A perspective from Oregon’s mid-Willamette Valley

Council cool to idea for saving old oaks

Written March 11th, 2020 by Hasso Hering

Jeff Blaine and Rick Barnett talk to the council with a visual aid, a slab of what used to be a 120-year old Oregon white oak.

The Albany City Council this week gave a cool reception to a proposal to try to preserve big old Oregon white oaks by charging a fee if property owners insist on cutting them down.

The city staff and Tree Commission suggested the fee, without specifying an amount, as part of a general revision of the city’s development and municipal codes. The idea is to encourage the preservation — and discourage the removal — of the remnants of groves of Oregon white oaks that started growing more than a century ago.

Community Development Director Jeff Blaine and Rick Barnett of the parks department, also the city forester, presented the idea of an “Oregon white oak removal fee” at the council’s work session Monday. The fee would be required for the removal of Oregon white oaks bigger than 6.5 feet in circumference.

But the council didn’t like it. Several members questioned the idea, and only Mayor Sharon Konopa spoke up in favor of protecting Albany’s historic trees.

Councilor Rich Kellum said it’s a question of “whose tree it is.” Charging a fee would cost owners more money, in addition to other fees and property taxes, to do what they want to improve their property. Councilor Alex Johnson spoke in a similar vein.

The council agreed to take up the other code changes later — they are mostly a matter of clearing up language — but without the part about trying to do more to protect ancient oaks. As for the trees, the council may hold another work session to hear from tree preservation advocates as well as someone representing property rights.

For 20 years Albany has had regulations requiring permits to remove trees above a certain size. As the mayor recalled, that helped preserve a big oak where the Goodwill store was built on Pacific Boulevard. But it didn’t save the grove that made room for Lowe’s parking lot off Oak Street. And last year, while two or three were saved, several other big white oaks were cut down for the North Albany subdivision called Pheasant Run. (hh)

The story was edited to make clear the proposed fee would apply to the removal of white oaks bigger than 6½ feet in circumference.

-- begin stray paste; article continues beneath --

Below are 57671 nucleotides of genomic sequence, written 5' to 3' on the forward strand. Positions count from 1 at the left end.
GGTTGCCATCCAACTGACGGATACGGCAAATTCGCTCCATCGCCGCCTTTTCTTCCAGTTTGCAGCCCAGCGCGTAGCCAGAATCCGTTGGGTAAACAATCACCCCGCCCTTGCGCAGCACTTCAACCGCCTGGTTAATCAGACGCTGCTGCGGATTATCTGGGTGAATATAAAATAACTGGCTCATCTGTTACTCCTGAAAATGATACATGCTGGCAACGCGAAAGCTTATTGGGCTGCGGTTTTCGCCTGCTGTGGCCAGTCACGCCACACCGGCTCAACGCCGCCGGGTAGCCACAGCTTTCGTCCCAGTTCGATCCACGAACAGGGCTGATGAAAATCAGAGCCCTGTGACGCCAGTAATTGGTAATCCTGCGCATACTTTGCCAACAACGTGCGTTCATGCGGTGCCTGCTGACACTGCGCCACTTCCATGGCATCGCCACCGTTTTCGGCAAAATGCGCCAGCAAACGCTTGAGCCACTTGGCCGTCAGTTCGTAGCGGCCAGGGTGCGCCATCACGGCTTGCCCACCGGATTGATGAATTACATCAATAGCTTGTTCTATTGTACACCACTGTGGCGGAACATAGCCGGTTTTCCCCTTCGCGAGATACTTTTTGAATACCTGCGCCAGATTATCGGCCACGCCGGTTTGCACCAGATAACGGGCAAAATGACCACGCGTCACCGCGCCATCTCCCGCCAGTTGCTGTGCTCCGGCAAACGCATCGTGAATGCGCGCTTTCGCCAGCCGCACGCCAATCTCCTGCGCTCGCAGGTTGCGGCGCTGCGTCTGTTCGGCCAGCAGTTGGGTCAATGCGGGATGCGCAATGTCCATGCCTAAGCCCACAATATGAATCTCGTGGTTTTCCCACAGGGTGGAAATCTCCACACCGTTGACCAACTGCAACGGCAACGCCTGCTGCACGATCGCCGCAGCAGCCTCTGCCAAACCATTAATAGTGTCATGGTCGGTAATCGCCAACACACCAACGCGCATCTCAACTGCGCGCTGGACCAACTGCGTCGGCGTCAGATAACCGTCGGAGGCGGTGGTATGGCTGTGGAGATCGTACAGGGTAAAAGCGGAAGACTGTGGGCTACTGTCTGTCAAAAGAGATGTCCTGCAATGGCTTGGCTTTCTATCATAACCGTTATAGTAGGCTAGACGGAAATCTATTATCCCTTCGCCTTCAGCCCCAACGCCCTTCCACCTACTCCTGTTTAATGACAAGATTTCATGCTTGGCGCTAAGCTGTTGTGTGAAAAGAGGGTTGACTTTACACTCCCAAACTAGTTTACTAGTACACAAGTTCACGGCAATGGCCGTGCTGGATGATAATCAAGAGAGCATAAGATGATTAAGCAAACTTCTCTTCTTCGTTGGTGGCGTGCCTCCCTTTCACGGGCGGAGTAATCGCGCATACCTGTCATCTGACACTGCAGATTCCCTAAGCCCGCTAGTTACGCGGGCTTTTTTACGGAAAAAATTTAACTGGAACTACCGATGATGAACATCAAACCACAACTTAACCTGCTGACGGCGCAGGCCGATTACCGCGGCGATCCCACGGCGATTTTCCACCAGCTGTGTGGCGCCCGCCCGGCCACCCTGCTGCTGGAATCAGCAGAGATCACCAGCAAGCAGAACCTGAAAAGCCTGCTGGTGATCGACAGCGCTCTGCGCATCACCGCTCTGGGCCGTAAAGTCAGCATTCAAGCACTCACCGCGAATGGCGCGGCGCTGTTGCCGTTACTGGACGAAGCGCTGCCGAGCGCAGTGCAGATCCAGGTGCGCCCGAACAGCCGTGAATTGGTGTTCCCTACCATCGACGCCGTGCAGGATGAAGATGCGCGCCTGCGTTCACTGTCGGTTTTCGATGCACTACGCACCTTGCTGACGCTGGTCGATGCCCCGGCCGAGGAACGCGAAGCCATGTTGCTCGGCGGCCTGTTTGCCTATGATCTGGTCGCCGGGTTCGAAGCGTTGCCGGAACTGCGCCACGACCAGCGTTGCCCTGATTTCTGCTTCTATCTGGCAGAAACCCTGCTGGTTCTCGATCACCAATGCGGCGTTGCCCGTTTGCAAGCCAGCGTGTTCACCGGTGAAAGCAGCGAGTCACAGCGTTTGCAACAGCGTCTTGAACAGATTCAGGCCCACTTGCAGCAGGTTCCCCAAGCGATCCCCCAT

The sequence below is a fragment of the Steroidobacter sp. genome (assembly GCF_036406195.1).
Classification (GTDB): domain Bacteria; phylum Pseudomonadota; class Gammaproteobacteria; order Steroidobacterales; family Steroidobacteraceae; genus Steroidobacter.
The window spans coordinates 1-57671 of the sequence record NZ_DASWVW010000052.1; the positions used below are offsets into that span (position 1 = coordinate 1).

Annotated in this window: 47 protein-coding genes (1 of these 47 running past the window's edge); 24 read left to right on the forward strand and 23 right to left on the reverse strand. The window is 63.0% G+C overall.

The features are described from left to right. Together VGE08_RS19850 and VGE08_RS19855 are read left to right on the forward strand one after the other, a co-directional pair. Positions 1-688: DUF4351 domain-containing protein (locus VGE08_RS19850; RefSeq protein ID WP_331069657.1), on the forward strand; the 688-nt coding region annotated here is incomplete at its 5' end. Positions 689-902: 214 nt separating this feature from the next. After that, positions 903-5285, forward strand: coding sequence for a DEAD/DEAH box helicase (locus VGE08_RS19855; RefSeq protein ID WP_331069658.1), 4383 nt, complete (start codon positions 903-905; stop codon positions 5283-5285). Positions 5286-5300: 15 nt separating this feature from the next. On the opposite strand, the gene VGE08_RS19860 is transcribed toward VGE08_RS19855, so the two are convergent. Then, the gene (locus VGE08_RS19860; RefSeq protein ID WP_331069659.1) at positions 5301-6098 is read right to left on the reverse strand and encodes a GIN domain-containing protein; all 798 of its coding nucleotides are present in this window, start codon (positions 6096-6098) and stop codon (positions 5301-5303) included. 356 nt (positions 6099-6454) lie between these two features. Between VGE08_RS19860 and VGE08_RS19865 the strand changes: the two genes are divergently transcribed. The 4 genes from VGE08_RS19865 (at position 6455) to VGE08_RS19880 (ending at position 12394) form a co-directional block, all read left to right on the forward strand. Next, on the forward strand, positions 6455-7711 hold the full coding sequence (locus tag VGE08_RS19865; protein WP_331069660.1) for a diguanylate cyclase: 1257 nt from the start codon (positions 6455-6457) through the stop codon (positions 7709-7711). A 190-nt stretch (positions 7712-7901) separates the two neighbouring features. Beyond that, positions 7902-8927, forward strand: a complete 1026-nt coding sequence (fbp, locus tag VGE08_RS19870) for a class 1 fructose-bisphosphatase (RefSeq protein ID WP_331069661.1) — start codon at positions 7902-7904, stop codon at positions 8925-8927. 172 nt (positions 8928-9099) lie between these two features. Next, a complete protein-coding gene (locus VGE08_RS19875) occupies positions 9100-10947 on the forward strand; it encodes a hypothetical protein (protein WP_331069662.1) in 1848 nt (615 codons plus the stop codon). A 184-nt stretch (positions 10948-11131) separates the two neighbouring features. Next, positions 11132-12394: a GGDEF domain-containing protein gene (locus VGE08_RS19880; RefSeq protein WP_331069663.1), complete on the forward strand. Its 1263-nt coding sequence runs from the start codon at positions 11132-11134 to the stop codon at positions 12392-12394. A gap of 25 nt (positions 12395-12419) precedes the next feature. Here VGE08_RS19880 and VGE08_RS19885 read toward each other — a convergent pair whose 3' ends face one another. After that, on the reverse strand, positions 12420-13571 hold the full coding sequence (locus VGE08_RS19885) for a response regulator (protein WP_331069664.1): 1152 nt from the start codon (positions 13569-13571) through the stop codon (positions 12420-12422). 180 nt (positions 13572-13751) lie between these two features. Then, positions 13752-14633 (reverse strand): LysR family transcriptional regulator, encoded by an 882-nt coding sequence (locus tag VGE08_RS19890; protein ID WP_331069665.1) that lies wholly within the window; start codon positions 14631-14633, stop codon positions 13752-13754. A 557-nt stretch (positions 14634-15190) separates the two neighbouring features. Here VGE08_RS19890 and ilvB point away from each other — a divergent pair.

8 responses to “Council cool to idea for saving old oaks”

  1. Ginny Jordan says:

    What about an old oak that’s ruined the sidewalk (people have tripped and fallen) and the tree is covered in moss and loses huge limbs all year long?

    It looks like crap! (200 block of Oak Street NE).

  2. Delfina says:

    It seems that the council is bent on making our city a concrete jungle. I love the beauty of Albany and being able to walk in the outdoors. When I lived in San Francisco over 30 years ago I was depressed as there were no trees on the streets only dirty pavement and people.

  3. John Klock says:

    Only about 1% of the Oregon white oaks remain in the Willamette Valley. Oaks provide the most diverse habitat for birds and other wildlife, Oaks across the United States are following the same fate. 85% of US counties consider oak lands as their most valuable habitat. In this county, oaks are being cut at an alarming rate and Linn County has one of the highest rates of cutting. Before people start downgrading ways of saving oaks, they better think about what these prairie and savannah habitats mean to their children and their grandchildren. I read this blog irregularly, but I find the same people who complain about traffic, complain about the economy, and complain about city government seemingly present nothing of value in terms of solutions that support future generations of the city of Albany and Linn County. I’ll pay for an oak fee any day.

    • Hasso Hering says:

      According to the proposal, the fee would be paid only if an owner insisted on cutting an old one down. Your last sentence suggests you may have misunderstood that.

  4. D says:

    Property Theft

  5. Rolland says:

    My understanding of the Tree Cutting Permit is to protect our Heritage Trees are protected, not just Oregon White Oaks. I learned a bit about this roughly 10 years ago when I went through the process to get a permit to remove a large tree in our front yard, one of the five Oregon White Oaks on our property. It was over 150 years old, but noted as a hazardous tree according to an arborist. The permit process was easy to comply with, along with a pleasant surprise of no cost. When I asked the City Forester why, he stated they wanted to encourage residents to do the right thing to protect a Heritage Trees and encourage compliance with getting permits. That makes sense.

    What doesn’t make sense is to charge any fee especially based on size.

  6. AMANDA WILSON says:

    I agree with Mr. Klock. Maybe they should pay people to leave the oaks. That seems to be the only thing people respond to anymore. What is in it for me? How can I profit from this? Does anyone care about the greater good of the environment and community any more?

  7. Bill Kapaun says:

    Do you risk a large oak branch from a 200 year old tree falling on your 100 year old house?
    There are some trees that become hazardous and need to be removed.
    First a fee and then it escalates to some city advisory committee holding public hearings……
    Of course the Mayor is in favor of exerting more needless city control over the residents.


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